A 20.2-mile circuit on forest roads by bike provides a unique perspective on this 31,000-acre preserve along the St. Johns River floodplain in Christmas.
Recreation in FWC Wildlife Management Areas
Hiking, camping, biking, and paddling in Florida's Wildlife Management Areas managed by the Florida Fish & Wildlife Conservation Commission. Hunting is seasonally permitted in these areas.
On this 1.5-mile loop atop a scrub ridge in the southeast corner of Buck Lake Conservation Area, watch for a flash of blue- Florida scrub-jays are found here.
Protecting more than 34,000 acres of coastal habitats along Florida’s Adventure Coast, Chassahowitzka WMA offers extensive exploration on its network of limerock roads.
One of the lesser-known trails of Little Big Econ State Forest, Culpepper Bend leads you to a panorama where the Econlockhatchee River meets the St. Johns River
Showcasing one small corner of Chassahowitzka WMA, Cypress Circle introduces you to both upland and lowland habitats as it circles around a cypress dome.
Get acquainted with Big Scrub on this 8.4-mile stretch of the Florida Trail in the Ocala National Forest as it rises through longleaf pine forests to meet the world’s largest sand pine scrub, punctuated by a variety of ponds and prairies. Connecting a first-magnitude spring with one of the more beautiful lakes in the Ocala National Forest, it’s a delightful immersion into the woods.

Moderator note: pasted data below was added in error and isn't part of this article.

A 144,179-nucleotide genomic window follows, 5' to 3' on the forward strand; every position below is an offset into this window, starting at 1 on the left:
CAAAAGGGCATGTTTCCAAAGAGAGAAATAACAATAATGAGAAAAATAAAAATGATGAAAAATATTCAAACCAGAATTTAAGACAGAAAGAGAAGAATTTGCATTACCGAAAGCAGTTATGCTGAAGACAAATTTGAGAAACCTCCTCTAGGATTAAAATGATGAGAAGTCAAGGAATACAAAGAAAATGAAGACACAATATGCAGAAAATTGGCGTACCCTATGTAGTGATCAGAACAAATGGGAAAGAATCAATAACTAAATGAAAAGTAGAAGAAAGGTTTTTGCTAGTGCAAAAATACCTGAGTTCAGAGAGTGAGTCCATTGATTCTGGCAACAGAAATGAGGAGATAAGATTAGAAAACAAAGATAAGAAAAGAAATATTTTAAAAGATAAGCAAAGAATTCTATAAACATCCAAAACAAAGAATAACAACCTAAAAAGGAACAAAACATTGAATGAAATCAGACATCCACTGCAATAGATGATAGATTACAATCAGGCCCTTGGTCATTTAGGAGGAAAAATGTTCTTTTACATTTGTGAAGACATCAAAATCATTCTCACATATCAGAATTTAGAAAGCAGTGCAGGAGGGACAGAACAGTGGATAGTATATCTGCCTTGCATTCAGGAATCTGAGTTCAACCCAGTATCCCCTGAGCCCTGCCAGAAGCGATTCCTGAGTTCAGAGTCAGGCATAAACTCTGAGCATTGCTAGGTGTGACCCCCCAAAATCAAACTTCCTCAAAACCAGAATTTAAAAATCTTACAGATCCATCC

CLOSED 1.7 miles. Following Bauldree Branch to the bluffs of the Chipola River, the Altha section of the Florida Trail is a fabulous destination for spring wildflowers.
14.3 miles. Hugging the Big Bend coastline, this hike through Aucilla WMA and St. Marks NWR offers some of the most breathtaking panoramas you’ll find along the Florida Trail, and a profusion of wildlife.
9 miles. Endearingly scenic, surprisingly rugged in places, and unlike any other piece of the Florida Trail statewide, this trek along the Aucilla River showcases some of Florida’s top natural features in one hike.
4.4 miles. With dark waters reflecting against pockmarked limestone walls and a footpath winding through the most geologically weird piece of any National Scenic Trail, the Aucilla Sinks are the most fascinating segment of the Florida Trail.